Hitachi CPX1 full review
Hitachi’s CPX1 looks suspiciously like the Viewsonic PJ358, and in fact it turns out that this is a rebadged model with very similar performance and only a few differences. The main attraction is the weight, which is just 1.7kg, making this one of the lightest projectors you can buy. Although the Hitachi is wider than most budget portables it offers two feet instead of a single central foot, which takes a little longer to set up but makes it easier to level the unit.
From the outside, the Hitachi logo and silver finish create a more polished impression than the black and basic look of the Viewsonic. Otherwise the styling is identical, with a hefty front grille and rather plasticky menu buttons. Ergonomics are middling, with a two-way menu set offering a basic mode for simple tweaks and an expert mode for those who want more control. In spite of the complexity it’s fairly easy to find your way around, and although there’s some learning required to start with, once you’ve spent time with the options they should become second nature.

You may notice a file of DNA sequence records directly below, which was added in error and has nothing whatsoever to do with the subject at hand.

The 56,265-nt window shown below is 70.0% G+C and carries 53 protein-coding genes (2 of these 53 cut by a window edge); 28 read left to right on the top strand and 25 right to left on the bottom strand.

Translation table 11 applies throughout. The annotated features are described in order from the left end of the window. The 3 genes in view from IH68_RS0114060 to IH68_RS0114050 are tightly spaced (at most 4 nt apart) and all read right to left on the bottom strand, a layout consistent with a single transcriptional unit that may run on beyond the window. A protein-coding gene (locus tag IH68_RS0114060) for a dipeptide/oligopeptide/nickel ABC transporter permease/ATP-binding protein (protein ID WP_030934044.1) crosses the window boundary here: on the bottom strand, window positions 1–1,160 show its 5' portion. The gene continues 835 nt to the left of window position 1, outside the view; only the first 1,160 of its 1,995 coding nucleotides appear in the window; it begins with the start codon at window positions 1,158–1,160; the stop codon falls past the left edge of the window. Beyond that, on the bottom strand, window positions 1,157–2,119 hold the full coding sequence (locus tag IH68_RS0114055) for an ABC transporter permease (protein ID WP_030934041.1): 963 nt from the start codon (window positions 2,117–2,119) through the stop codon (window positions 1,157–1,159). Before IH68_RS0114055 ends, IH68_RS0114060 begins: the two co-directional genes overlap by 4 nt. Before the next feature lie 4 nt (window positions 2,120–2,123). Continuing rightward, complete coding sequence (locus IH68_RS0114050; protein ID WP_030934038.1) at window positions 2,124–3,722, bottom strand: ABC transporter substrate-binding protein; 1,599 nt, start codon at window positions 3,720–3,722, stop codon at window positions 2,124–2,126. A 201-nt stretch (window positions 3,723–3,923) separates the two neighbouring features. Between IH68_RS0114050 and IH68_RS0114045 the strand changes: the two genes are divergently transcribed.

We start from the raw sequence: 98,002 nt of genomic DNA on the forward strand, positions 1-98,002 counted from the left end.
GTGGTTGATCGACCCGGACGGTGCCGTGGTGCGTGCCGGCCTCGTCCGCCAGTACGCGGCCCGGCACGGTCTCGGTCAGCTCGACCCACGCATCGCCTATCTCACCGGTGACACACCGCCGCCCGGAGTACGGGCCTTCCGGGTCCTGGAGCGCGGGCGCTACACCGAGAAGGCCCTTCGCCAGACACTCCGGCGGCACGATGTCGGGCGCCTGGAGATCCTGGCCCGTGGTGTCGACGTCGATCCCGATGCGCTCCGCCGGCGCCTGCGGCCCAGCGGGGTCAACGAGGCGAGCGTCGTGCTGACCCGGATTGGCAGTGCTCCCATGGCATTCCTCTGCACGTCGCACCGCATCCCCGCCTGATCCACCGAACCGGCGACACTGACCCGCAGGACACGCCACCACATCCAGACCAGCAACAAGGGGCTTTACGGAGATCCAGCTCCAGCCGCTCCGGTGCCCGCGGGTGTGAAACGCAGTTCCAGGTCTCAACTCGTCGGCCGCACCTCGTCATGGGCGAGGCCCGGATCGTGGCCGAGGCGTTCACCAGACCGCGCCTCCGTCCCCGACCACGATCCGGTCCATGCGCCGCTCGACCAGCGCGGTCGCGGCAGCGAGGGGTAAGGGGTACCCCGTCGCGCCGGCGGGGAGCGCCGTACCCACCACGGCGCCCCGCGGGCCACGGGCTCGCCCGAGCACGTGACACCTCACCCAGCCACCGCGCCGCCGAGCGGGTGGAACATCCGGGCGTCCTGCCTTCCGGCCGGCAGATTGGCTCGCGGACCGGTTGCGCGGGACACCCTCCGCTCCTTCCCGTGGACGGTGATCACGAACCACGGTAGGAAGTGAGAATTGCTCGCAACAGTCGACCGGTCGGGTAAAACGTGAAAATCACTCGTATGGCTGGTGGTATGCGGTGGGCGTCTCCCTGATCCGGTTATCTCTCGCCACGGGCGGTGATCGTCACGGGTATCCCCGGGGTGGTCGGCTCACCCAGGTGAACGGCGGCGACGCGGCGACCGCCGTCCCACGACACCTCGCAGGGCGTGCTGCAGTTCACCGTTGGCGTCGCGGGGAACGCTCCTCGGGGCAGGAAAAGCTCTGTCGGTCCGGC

At the back there are two SVGA inputs, one with component video support via an optional adaptor. There’s also support for a USB stick, so you can save your project to a pocket-sized medium and display it without a laptop. Composite and S-Video are also available, as well as audio in and out – although as with most projectors, if you’re using sound you’ll need an external speaker system for best results.
Video performance is mixed. The best feature is the short-throw lens, which will produce a 60-inch display at a distance of 1.5 metres. As an LCD system, colour saturation is slightly better than average, but still not outstanding. LCDs projectors offer lower brightness and contrast specs than DLP models, so the quoted 2000 ANSI lumens and 500:1 contrast look better than you might expect. But even though there’s a Home Cinema mode, video performance isn’t smooth enough or bright enough to make the CPX1 a likely choice for home use. And for business use, this projector works best when ambient light is limited.